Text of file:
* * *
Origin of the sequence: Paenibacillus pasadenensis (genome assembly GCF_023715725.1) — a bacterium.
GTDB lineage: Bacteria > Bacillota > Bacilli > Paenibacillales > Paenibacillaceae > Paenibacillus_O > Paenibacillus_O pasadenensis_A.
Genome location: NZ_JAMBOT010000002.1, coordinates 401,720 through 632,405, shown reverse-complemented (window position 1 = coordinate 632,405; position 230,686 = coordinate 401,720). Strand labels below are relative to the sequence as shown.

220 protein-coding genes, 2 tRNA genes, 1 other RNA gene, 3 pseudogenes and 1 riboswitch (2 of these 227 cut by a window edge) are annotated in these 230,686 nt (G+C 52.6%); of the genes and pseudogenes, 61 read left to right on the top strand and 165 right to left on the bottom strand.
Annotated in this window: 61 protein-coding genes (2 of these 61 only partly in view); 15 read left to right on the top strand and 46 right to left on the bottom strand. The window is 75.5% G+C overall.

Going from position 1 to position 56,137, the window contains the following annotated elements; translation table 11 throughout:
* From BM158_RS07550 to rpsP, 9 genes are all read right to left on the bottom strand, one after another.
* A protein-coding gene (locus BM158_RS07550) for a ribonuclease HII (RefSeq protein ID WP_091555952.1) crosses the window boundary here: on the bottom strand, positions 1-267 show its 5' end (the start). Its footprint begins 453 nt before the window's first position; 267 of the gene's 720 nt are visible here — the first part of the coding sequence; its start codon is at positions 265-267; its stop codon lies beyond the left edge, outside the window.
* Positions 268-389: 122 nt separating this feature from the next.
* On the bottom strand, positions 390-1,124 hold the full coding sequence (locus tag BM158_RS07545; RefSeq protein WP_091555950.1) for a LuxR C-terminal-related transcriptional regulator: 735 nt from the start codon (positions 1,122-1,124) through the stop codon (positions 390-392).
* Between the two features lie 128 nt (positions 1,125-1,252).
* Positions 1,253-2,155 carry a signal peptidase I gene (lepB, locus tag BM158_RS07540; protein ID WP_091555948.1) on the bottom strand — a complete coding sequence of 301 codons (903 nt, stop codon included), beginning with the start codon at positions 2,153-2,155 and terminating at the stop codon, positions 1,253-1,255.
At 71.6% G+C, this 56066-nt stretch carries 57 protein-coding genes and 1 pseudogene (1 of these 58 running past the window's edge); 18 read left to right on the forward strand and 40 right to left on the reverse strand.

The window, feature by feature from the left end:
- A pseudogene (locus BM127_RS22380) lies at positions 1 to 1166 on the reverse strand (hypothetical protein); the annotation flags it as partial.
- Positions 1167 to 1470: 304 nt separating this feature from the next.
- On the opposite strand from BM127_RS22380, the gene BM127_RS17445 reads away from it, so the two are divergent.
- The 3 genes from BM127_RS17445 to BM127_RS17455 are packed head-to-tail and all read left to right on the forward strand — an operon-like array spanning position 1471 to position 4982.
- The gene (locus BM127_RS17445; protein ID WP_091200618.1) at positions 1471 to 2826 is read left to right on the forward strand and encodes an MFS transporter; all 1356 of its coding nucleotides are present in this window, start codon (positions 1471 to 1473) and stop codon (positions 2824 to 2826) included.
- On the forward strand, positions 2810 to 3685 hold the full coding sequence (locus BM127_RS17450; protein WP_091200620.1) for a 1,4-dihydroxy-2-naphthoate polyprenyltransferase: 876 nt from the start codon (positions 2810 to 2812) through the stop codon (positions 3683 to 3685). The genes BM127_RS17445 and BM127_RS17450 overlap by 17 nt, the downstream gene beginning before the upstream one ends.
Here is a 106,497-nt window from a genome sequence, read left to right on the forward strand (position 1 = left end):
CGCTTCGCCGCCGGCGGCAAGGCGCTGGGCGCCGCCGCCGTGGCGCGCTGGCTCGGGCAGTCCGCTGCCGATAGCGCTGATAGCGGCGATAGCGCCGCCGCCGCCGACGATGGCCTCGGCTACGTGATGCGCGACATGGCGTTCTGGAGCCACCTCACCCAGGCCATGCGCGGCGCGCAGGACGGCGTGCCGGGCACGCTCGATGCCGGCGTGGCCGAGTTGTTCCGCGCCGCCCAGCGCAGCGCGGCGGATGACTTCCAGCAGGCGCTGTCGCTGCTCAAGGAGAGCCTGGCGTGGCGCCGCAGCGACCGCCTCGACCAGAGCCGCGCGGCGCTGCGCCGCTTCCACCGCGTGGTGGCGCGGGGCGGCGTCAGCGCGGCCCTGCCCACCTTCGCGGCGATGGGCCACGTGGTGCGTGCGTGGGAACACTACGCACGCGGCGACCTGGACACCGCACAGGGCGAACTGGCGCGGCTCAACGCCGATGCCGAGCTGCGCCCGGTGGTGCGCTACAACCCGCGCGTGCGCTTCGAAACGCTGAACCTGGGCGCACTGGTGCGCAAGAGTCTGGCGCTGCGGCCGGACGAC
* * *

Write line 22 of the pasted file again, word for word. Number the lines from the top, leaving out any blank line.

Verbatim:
CGCTTCGCCGCCGGCGGCAAGGCGCTGGGCGCCGCCGCCGTGGCGCGCTGGCTCGGGCAGTCCGCTGCCGATAGCGCTGATAGCGGCGATAGCGCCGCCGCCGCCGACGATGGCCTCGGCTACGTGATGCGCGACATGGCGTTCTGGAGCCACCTCACCCAGGCCATGCGCGGCGCGCAGGACGGCGTGCCGGGCACGCTCGATGCCGGCGTGGCCGAGTTGTTCCGCGCCGCCCAGCGCAGCGCGGCGGATGACTTCCAGCAGGCGCTGTCGCTGCTCAAGGAGAGCCTGGCGTGGCGCCGCAGCGACCGCCTCGACCAGAGCCGCGCGGCGCTGCGCCGCTTCCACCGCGTGGTGGCGCGGGGCGGCGTCAGCGCGGCCCTGCCCACCTTCGCGGCGATGGGCCACGTGGTGCGTGCGTGGGAACACTACGCACGCGGCGACCTGGACACCGCACAGGGCGAACTGGCGCGGCTCAACGCCGATGCCGAGCTGCGCCCGGTGGTGCGCTACAACCCGCGCGTGCGCTTCGAAACGCTGAACCTGGGCGCACTGGTGCGCAAGAGTCTGGCGCTGCGGCCGGACGAC